• The maximum detected TCE (1,200 ppb)and cis-1,2-DCE (530 ppb) concentrationswere found in a private well that was usedonly until 1987, when the home wasconnected to the public water supply. Thiswell served a home where a degreasingoperation was reportedly run in the 1960sand 1970s. This degreasing business is thesuspected source of the TCE plume inCasey Village. Wells serving neighboringhomes contained TCE and cis-1,2-DCEconcentrations to a maximum of 120 ppband 36 ppb, respectively.

  • Exposures were assumed to occur dailyfrom 1950 until 1993, a 43 year period. Actual exposure duration is expected tobe much shorter because the degreasingoperation suspected of resulting in theTCE plume commenced in the 1960s.ATSDR expects that the PCE plume wasreleased after the neighborhood wasdeveloped and that private wells werefree of PCE contamination when theybegan use.

  • ATSDR also conservatively assumed thatadults and children were exposed everyday for the entire exposure period. Theactual exposure frequency is expected tobe much lower because people woulddrink water from other sources (e.g.,work and school or pre-packaged drinks)and would travel away from their homesfor vacations or other purposes.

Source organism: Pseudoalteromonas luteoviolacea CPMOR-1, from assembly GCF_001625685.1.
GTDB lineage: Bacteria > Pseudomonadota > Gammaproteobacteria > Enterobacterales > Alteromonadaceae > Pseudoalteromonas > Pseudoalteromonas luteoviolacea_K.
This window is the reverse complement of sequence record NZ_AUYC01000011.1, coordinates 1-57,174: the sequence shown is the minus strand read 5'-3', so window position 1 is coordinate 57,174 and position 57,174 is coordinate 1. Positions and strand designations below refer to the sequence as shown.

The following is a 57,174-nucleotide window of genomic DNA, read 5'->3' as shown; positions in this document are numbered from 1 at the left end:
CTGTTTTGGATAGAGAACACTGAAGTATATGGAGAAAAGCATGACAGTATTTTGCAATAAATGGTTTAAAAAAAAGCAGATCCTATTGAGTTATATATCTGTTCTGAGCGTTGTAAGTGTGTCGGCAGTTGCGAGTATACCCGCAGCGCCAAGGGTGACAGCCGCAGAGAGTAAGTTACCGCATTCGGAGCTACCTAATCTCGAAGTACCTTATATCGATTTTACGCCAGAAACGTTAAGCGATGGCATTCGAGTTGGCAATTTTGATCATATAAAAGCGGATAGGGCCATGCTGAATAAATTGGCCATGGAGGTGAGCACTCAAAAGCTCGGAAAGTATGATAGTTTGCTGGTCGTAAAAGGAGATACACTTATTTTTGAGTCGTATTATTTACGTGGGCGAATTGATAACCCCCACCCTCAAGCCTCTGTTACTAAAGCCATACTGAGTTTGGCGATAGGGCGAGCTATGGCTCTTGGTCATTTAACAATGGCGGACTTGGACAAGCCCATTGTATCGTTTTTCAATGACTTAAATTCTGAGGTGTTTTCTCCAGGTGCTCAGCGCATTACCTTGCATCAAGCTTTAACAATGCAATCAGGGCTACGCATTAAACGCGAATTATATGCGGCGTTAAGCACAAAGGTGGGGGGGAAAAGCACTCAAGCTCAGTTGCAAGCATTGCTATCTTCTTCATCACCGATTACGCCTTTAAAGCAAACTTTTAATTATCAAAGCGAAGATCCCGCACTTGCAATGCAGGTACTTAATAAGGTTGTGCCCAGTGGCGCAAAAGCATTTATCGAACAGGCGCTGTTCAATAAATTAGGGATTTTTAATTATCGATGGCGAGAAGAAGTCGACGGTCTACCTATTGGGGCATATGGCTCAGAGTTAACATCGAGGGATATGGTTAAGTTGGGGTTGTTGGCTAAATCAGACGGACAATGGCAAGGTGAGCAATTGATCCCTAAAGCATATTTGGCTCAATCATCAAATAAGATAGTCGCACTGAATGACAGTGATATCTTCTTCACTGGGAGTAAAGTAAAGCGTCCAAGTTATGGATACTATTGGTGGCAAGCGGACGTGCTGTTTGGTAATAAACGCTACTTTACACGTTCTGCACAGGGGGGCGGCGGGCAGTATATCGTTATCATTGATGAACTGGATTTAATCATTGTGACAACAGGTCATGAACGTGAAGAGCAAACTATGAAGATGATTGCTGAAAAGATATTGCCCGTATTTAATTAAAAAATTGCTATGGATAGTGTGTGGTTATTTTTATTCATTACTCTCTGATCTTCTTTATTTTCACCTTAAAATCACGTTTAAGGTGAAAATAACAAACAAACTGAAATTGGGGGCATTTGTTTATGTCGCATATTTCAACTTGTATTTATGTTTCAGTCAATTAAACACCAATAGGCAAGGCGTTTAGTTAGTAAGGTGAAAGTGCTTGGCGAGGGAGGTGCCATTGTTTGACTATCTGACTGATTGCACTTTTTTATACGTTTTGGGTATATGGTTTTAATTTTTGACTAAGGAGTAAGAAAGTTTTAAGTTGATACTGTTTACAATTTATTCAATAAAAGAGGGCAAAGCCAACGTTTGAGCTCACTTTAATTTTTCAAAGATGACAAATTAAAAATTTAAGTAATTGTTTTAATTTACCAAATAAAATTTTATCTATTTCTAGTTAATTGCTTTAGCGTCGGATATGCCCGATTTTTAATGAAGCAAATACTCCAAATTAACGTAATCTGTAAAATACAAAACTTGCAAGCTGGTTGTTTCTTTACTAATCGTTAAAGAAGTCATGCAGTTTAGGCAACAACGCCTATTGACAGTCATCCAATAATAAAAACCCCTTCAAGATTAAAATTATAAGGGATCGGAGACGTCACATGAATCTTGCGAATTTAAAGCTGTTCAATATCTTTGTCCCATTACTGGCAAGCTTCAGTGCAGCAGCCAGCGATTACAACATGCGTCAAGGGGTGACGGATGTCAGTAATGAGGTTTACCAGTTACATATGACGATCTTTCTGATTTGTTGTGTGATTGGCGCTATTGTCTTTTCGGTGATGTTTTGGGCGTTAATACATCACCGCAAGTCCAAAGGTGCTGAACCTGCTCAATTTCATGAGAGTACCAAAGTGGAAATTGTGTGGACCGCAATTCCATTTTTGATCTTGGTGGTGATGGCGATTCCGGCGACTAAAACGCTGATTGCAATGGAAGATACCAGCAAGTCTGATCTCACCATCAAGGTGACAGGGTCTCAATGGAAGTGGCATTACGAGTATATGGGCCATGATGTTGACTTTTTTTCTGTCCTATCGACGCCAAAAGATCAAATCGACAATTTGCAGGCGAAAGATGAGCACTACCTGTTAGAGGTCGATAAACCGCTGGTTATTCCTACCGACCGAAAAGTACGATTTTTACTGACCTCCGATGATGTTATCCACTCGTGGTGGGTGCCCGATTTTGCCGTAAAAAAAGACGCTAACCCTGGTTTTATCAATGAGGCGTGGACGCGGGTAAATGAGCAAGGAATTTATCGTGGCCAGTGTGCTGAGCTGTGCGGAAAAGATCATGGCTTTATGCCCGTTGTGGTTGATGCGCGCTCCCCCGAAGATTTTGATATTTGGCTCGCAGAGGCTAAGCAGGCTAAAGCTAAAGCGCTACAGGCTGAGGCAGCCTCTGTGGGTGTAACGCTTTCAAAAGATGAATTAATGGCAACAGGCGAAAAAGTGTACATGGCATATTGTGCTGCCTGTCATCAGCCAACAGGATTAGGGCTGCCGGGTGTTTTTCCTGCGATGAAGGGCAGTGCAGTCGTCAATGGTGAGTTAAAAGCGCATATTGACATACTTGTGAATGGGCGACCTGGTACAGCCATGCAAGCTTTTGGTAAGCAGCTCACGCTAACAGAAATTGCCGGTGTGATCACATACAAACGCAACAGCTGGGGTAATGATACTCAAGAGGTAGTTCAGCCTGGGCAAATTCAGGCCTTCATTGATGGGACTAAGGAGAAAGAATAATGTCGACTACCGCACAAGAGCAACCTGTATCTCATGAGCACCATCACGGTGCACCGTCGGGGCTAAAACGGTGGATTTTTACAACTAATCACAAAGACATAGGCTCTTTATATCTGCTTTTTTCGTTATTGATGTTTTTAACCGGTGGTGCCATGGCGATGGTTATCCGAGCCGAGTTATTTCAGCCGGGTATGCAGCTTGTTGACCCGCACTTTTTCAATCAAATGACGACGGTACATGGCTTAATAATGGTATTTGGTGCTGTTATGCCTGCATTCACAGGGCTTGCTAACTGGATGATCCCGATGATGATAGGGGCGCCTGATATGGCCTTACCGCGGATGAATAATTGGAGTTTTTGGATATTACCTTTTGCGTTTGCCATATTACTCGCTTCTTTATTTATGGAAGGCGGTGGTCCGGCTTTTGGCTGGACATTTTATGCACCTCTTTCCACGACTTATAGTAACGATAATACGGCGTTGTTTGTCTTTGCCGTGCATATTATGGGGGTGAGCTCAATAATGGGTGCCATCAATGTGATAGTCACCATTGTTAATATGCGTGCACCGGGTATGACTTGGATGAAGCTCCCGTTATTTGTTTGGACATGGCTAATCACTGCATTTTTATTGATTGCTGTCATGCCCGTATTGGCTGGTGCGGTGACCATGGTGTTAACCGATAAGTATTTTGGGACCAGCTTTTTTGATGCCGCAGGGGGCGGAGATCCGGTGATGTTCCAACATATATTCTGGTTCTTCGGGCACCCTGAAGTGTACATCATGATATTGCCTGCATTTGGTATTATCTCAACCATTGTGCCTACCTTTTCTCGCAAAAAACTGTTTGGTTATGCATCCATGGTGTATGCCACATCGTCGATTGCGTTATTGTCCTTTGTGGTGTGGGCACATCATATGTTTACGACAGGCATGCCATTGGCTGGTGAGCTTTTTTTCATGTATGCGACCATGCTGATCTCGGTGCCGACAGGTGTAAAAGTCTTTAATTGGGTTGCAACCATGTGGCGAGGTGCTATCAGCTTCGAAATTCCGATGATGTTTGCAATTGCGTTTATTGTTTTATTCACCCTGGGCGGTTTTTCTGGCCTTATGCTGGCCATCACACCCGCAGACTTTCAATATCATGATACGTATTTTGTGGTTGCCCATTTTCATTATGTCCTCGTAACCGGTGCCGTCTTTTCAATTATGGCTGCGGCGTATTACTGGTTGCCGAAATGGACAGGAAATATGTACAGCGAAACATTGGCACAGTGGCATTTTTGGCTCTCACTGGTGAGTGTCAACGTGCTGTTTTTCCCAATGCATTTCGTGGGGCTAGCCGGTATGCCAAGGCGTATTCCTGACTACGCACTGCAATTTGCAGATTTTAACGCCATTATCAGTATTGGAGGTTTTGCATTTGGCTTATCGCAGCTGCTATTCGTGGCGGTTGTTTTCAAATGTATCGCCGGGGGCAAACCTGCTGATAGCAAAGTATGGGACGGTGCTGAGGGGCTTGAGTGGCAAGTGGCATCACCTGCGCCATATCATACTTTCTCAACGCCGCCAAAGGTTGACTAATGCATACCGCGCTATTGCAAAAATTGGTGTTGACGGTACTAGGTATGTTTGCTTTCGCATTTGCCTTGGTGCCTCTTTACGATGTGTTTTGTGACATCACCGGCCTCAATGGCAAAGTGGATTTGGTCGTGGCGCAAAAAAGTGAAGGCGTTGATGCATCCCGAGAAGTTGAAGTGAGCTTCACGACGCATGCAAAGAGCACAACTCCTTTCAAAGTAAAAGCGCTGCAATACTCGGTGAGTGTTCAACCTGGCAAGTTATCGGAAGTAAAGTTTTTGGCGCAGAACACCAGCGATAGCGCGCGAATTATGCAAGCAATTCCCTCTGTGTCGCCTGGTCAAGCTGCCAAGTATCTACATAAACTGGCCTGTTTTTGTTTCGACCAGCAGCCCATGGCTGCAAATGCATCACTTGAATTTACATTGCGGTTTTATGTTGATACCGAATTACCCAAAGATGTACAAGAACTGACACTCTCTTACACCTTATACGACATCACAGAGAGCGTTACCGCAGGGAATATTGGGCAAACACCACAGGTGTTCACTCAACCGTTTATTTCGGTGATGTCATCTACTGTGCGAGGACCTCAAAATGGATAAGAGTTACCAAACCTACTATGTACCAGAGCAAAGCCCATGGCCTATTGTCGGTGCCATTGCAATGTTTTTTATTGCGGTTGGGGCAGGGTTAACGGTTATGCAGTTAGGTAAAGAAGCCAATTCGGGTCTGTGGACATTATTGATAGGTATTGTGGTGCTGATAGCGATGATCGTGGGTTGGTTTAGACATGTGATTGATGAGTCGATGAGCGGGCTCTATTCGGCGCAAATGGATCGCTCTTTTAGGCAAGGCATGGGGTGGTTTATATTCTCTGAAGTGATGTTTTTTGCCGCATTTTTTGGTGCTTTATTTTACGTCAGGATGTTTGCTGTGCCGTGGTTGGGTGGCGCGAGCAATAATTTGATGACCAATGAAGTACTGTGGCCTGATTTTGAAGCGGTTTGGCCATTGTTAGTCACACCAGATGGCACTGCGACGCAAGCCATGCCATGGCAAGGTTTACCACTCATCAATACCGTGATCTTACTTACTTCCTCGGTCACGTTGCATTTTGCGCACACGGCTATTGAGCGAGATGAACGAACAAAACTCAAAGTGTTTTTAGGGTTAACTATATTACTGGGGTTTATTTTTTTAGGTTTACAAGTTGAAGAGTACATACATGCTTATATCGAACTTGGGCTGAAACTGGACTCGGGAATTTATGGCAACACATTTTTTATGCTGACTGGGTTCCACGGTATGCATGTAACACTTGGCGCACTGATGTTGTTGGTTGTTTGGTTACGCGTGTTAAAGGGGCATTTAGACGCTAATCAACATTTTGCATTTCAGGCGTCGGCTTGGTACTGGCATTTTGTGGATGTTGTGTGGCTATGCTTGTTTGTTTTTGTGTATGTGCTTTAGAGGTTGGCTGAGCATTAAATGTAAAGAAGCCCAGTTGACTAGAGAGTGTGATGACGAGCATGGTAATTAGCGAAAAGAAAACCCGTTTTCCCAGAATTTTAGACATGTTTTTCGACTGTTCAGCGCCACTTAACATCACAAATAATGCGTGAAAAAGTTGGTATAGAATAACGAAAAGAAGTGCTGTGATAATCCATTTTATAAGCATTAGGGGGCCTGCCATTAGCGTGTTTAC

Table E-1 lists the noncancer doses for adults andchildren, the minimal risk levels (MRLs), and theno-observable-adverse-effects-level (NOAEL) orlowest-observable-adverse-effects-level (LOAEL)that served as the basis for the MRL. The doses forcarbon tetrachloride, 1,1-DCE, and cis-1,2-DCEwere below their MRLs. The child dose for TCEwas above its MRL. The adult and child doses forPCE exceeded the MRLs. However, the estimateddoses for exposure to each of these contaminantswas well below the NOAEL or LOAEL used todevelop the MRLs. Because of the toxicity data andthe conservative assumptions described previously,ATSDR expects that actual exposure doses werebelow the estimated doses and that noncancereffects are not expected to occur.

Table E-1: Estimated Exposure Doses at Casey Village - Noncancer


Maximum Detected Concentration (ppb)

Estimated Exposure Dose (mg/kg/day)